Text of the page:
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Contraception mandate takes legal hit

A federal judge granted a Colorado heating and cooling company a temporary injunction against the new Department of Health and Human Services contraception mandate. The Newland family, which owns Hercules Industries, Inc., filed a lawsuit stating that the insurance requirement—which includes coverage of morning-after pills and sterilization—would violate their Catholic convictions. Senior Judge John Kane, citing the 1993 Religious Freedom Restoration Act, ruled the couple "adequately established that they will suffer imminent irreparable harm," and noted the case raised questions "so serious, substantial, difficult, and doubtful" as to deserve "more deliberate investigation."

InterVarsity policy declared 'common sense'

The State University of New York (SUNY) at Buffalo has re-recognized InterVarsity Christian Fellowship (IVCF) as an official student organization. The club was suspended amid an investigation after a gay leader was pressured to resign. SUNY student associations cannot exclude students from becoming members; IVCF requires its student officers to agree with the organization's doctrinal statements, but has no restrictive membership clause. The school's Student-Wide Judiciary ultimately ruled it is "common sense, not discrimination" for a religious group to want its leaders to agree with its core beliefs.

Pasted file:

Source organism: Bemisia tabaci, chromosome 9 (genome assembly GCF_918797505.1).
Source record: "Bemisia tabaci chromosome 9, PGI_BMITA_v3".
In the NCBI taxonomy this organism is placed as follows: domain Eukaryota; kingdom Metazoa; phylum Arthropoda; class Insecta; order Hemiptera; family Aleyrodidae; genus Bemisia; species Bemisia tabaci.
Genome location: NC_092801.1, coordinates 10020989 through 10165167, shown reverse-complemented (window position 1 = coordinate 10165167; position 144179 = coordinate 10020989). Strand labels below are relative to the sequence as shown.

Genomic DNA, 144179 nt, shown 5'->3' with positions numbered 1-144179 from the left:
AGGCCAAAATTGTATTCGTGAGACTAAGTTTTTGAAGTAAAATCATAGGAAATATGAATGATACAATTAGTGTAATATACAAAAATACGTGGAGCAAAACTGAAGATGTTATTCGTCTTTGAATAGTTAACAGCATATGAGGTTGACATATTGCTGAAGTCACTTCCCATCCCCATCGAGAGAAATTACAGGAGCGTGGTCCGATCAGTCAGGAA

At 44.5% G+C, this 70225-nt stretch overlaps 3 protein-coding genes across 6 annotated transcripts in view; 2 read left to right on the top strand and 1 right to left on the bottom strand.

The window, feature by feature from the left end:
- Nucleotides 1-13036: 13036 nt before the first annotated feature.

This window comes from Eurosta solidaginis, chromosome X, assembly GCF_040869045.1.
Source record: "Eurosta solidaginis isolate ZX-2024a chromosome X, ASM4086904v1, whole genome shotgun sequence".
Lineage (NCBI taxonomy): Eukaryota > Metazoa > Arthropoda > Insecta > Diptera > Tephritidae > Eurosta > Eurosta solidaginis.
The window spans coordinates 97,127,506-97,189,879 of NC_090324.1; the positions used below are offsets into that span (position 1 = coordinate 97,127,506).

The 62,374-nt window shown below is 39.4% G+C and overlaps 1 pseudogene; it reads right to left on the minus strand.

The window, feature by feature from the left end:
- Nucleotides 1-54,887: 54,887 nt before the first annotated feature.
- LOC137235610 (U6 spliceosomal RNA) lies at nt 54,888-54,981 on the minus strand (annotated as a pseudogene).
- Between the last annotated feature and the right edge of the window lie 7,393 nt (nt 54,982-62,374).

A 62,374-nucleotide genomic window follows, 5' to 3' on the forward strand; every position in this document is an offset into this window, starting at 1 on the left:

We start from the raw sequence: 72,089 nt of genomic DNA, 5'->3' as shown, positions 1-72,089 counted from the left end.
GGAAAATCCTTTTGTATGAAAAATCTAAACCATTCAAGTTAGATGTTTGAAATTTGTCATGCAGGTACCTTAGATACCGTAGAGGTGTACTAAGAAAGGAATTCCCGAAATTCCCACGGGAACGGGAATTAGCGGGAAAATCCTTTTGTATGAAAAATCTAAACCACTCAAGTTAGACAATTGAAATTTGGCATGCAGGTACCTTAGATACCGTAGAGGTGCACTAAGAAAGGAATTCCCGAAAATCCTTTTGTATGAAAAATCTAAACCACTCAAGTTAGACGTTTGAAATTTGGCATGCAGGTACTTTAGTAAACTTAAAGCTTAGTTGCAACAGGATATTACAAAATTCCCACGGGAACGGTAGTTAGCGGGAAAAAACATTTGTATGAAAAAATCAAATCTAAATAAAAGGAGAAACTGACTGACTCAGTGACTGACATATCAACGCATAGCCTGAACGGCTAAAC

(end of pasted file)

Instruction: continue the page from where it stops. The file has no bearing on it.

Newest excuse for missing homework: religion

Missouri voters overwhelmingly passed a constitutional amendment in August that, among other things, will permit students to refuse school assignments or presentations that "violate [their] religious beliefs." Supporters of Amendment 2 argued ...

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hide thisOctober October

In the Magazine

October 2012

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